Illinois governor wants clean energy legislation, could push state out of PJM power grid

Source: By Scott DiSavino, Reuters • Posted: Sunday, February 9, 2020

FILE PHOTO: llinois Governor J.B. Pritzker delivers remarks at the North America's Building Trades Unions (NABTU) 2019 legislative conferenc
FILE PHOTO: llinois Governor J.B. Pritzker delivers remarks at the North America’s Building Trades Unions (NABTU) 2019 legislative conferenc

(Reuters) – Illinois Governor J.B. Pritzker called on the state legislature to pass clean energy legislation in his State of the State address, providing a boost to advocates of the Clean Energy Jobs Act, which could push the state out of the PJM power grid.

PJM Interconnection operates the power system in 13 states from Illinois to New Jersey.

Analysts at Height Capital Markets in Washington said in a report on Thursday that they expect lawmakers will pass the bill this spring.

PJM uses the capacity market to pay generators to be available for service to ensure the grid has enough resources to meet peak demand. That is different than the grid’s energy market, which pays generators for the power they produce.

PJM’s capacity market has come under fire in several states after the U.S. Federal Energy Regulatory Commission (FERC), which regulates PJM, said in December the capacity market must do a better job of treating all generation sources equally.

That means the PJM capacity market may have to back out some state subsidies – like Illinois’ payments to Exelon Corp’s nuclear plants – that encourage construction and operation of non-carbon-emitting energy resources like nuclear power and renewables.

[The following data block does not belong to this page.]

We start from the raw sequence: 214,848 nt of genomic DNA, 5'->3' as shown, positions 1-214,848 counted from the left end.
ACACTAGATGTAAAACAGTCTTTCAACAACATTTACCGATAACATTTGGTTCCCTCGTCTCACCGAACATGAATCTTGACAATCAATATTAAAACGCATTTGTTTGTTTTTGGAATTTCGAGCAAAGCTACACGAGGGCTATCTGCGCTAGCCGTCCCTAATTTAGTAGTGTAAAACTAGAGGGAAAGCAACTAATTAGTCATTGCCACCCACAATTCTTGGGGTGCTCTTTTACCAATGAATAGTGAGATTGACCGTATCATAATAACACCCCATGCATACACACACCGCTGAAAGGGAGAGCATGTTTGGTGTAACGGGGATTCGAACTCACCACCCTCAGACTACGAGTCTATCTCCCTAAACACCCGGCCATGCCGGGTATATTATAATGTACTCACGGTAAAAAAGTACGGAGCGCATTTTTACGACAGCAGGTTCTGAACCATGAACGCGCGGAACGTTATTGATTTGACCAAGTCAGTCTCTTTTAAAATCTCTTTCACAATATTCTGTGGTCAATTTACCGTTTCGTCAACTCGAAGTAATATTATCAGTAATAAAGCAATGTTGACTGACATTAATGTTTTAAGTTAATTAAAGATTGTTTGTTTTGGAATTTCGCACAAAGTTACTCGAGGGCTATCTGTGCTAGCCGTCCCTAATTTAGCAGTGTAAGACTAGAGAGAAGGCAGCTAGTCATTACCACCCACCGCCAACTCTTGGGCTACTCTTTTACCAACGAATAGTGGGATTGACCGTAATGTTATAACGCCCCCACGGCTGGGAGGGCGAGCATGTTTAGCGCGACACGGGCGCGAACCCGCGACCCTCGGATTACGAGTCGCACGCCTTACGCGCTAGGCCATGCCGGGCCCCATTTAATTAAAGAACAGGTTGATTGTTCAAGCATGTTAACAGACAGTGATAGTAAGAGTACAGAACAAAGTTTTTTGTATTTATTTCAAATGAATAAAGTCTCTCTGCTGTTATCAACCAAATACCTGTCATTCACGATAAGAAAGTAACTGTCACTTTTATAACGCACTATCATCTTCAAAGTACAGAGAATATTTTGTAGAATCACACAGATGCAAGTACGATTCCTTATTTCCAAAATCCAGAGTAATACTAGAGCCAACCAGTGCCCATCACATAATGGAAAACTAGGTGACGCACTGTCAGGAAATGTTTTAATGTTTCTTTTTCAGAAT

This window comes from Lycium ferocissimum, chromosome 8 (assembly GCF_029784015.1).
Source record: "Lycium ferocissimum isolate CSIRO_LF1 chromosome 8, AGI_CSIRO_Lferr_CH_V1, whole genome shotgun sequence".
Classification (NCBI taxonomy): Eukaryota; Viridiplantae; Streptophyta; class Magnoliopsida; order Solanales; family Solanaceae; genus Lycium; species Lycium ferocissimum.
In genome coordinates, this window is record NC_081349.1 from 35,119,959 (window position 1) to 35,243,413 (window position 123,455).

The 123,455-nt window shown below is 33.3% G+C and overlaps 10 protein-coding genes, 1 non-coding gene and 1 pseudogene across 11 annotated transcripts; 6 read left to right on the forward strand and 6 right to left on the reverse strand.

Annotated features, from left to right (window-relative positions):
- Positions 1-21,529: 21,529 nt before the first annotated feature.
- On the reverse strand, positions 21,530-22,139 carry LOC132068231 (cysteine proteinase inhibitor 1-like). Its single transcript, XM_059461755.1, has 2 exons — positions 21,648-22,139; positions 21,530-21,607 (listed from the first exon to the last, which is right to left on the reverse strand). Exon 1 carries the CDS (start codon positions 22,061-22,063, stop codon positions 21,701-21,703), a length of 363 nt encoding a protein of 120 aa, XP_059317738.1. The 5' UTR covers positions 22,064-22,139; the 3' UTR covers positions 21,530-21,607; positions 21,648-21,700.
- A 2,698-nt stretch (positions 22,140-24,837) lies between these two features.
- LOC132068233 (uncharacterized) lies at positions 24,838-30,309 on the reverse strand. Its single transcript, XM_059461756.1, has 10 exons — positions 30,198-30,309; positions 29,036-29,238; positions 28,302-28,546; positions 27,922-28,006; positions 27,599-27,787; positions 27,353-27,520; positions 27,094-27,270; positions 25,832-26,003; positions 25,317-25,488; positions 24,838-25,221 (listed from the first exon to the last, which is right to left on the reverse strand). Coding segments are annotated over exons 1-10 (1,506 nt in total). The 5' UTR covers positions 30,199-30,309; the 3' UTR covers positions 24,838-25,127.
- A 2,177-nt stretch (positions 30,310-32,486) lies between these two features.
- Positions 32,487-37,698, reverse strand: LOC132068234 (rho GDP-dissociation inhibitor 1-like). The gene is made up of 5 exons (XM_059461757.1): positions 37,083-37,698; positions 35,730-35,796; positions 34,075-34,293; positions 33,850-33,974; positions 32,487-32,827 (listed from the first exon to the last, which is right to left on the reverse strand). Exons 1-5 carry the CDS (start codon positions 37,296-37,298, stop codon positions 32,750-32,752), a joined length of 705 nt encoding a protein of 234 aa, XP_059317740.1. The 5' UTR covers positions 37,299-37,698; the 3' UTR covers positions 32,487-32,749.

If PJM, which is seeking a rehearing from the FERC, is forced to change its rules, fossil-fired coal and natural gas plants that do not receive state subsidies should become more competitive in the capacity market and make more money.

The Democratic governor said in his speech on Wednesday that his clean energy priorities include reducing carbon emissions, promoting renewable energy and electrifying the transportation sector, which are all key parts of the Clean Enegy Jobs Act (CEJA).

Exelon, the state’s biggest electric company and operator of the nation’s biggest group of nuclear power reactors, has said it was opposed to both the current version of the proposed CEJA and FERC’s decision on PJM’s capacity market.

Analysts at Height Capital Markets, however, said Exelon would likely fare better under the capacity market proposed in the CEJA, which would remove the ComEd Zone from PJM’s capacity market and prioritize zero-carbon resources. The ComEd zone in northern Illinois is where Exelon’s Commonwealth Edison (ComEd) utility operates.

Height Capital Markets said the legislature would likely begin holding hearings on CEJA in February before voting on the bill in May.

(Reporting by Scott DiSavino; editing by Jonathan Oatis)